Diabetic Retinopathy: 2-Year Screening Interval May Be Okay

Miriam E. Tucker

February 08, 2019

People with diabetes who have minimal or no retinopathy at initial screening are unlikely to progress to the point of requiring retinopathy treatment within 2 years, but the question of optimal screening intervals is still open, new research and commentary suggest. 

Results from a retrospective analysis of data from the large Kaiser Permanente Southern California Eye Monitoring Center population were published online February 7 in JAMA Ophthalmology by researchers from the center, led by Bobeck S. Modjtahedi, MD.

Among nearly 80,000 patients with diabetes who had minimal or no diabetic retinopathy at baseline screening, fewer than 25 individuals required any diabetic retinopathy-related treatment over 2 years.

The American Academy of Ophthalmology recommends a minimum of yearly screening examinations, with shorter intervals for patients with increasing diabetic retinopathy severity. The American Diabetes Association says that 2-year intervals "may be considered" for those with no retinopathy at baseline, but advises annual exams for any degree of baseline retinopathy.

"The findings suggest that extending follow-up examinations for patients with minimal or no baseline diabetic retinopathy may be warranted because most may not need retinal intervention within 2 years of initial evaluation, provided this extension does not lead to worse follow-up in later years," Modjtahedi and colleagues write.

But the possibility of losing patients to future follow-up is one of several issues raised by Peter van Wijngaarden, PhD, Centre for Eye Research Australia, East Melbourne, and colleagues in an accompanying editorial.

"There is likely to be a tipping point at which compliance with screening falls off as screening intervals extend because longer intervals may minimize perceived risk and thus patient engagement," Wijngaarden and colleagues write.

The broader healthcare context is key, the editorialists note. "If a diabetic retinopathy screening program is embedded in the health system, longer intervals are less likely to result in loss of participation. Experience in health systems where screening is ad hoc, such as in Australia, suggests that compliance with biennial screening is suboptimal."

Overall, Wijngaarden and colleagues say that the new study is "noteworthy because it adds to a growing body of evidence that suggests that extending screening intervals to 2 years for those with no or minimal diabetic retinopathy at baseline may be safe and appropriate," but nonetheless "in isolation, it does not provide sufficient evidence to support the case for biennial screening."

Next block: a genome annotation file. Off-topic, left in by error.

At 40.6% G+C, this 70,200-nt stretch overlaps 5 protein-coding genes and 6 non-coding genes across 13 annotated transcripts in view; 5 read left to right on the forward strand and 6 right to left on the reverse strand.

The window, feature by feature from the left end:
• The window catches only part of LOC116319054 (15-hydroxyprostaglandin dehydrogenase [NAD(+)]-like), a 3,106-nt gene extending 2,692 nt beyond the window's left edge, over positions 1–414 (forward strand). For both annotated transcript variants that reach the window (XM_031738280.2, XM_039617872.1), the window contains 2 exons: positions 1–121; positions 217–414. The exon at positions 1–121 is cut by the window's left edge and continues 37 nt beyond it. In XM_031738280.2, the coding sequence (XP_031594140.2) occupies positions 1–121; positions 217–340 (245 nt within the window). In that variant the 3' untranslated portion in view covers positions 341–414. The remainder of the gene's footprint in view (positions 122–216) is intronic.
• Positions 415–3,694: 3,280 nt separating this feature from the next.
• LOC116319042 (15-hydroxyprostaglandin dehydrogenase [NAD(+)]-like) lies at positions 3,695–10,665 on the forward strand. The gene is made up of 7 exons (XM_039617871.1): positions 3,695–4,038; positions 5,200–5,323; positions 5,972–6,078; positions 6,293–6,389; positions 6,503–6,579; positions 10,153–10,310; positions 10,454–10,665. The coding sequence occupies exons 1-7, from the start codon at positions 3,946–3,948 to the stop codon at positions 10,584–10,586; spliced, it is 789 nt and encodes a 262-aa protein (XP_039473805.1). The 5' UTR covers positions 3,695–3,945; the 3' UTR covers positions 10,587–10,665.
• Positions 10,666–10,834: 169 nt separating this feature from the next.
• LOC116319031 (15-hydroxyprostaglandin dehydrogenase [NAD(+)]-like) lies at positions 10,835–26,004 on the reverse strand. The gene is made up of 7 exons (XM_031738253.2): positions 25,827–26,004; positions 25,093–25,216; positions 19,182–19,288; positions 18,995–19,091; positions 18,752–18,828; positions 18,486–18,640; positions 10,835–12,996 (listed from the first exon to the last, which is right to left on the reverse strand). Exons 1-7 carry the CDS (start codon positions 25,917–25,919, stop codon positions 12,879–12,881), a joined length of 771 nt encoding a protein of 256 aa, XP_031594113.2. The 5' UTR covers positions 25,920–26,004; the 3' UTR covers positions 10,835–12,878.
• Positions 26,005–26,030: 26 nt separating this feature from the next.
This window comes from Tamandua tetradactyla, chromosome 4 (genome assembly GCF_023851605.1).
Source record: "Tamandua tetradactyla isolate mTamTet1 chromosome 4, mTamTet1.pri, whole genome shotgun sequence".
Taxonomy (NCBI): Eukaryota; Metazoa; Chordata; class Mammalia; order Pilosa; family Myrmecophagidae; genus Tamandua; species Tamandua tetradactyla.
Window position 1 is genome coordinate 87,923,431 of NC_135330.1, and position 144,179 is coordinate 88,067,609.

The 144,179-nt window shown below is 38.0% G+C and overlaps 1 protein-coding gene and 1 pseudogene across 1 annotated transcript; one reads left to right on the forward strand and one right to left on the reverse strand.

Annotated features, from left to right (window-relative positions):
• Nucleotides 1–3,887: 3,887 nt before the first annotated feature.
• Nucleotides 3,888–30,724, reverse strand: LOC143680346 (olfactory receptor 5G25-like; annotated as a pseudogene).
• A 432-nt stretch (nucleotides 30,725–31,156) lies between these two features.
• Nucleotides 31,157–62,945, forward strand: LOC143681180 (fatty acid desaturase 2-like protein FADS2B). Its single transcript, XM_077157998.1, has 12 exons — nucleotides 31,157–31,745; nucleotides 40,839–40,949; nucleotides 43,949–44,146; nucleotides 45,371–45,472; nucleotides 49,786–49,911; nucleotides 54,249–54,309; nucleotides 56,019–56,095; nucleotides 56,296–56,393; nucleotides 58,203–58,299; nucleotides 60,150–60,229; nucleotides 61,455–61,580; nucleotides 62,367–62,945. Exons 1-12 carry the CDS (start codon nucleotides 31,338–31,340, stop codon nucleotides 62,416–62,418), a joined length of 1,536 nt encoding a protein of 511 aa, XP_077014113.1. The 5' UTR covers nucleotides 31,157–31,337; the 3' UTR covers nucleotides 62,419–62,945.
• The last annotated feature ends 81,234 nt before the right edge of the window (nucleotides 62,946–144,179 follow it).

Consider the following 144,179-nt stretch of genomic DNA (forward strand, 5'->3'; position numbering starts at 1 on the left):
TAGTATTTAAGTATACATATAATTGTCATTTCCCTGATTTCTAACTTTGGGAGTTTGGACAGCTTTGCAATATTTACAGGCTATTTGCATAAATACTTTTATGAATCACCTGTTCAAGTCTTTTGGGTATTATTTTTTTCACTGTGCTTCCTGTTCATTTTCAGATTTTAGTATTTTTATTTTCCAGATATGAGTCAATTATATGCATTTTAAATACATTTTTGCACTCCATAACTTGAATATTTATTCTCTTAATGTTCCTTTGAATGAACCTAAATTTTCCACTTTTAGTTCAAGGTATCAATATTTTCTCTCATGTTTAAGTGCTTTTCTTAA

Without Retinopathy at Baseline, Few Need Treatment Within 2 Years

The study population included 69,634 patients without retinopathy and 9811 with minimal retinopathy at baseline screening, all of whom had 2-year follow-up data available.

Among those with no baseline retinopathy, just 11 required initiation of retinopathy-related treatment within the subsequent 2 years, and 44 required retinal interventions not directly related to diabetic eye disease. These translate to rates of 0.000079 patients (or 1 of 12,660) per year requiring intervention for diabetic retinopathy and 0.000316 patients (1 of 3165) per year requiring interventions for nondiabetic eye conditions.

In the group with minimal retinopathy at baseline, treatment for diabetic retinopathy was also initiated in just 11 (1 of 1784, or 0.000561 patients per year), while five patients required retinal interventions unrelated to diabetes (1 of 3924 or 0.000255 patients per year) over the 2-year follow-up.

The most common procedures were panretinal photocoagulation of proliferative retinopathy for diabetic retinopathy and pars plana vitrectomy for nondiabetes-related eye disease.  

Editorialists Express Caution About the Study

The editorialists caution that the study is retrospective, doesn't capture care delivered outside the health network, and that 15% of patients were lost to follow-up. Moreover, they note, the severity of retinopathy at 2 years wasn't reported, nor is baseline “minimal” retinopathy clearly defined.

Wijngaarden and colleagues add that the generalizability isn't clear because baseline characteristics of patients, such as diabetes duration, HbA1c, blood pressure, and comorbid diabetes complications, aren't provided in the article, which was published as a brief research report.

Modjtahedi and colleagues also advise caution about their own findings. "Efforts to extend follow-up intervals would need to ensure that adherence at later years is not compromised. Most interventions were rendered for conditions not directly related to diabetic retinopathy. Additional study is required to determine the ideal screening intervals for patients with diabetes."

Modjtahedi has reported no financial relationships. Two coauthors have received grants from Allergan, one of whom also received grants from Regeneron, ThromboGenics, and Nightstar. Wijngaarden and colleagues have disclosed no relevant financial relationships.  

JAMA Ophthalmology. Published online February 7, 2019. Abstract, Editorial

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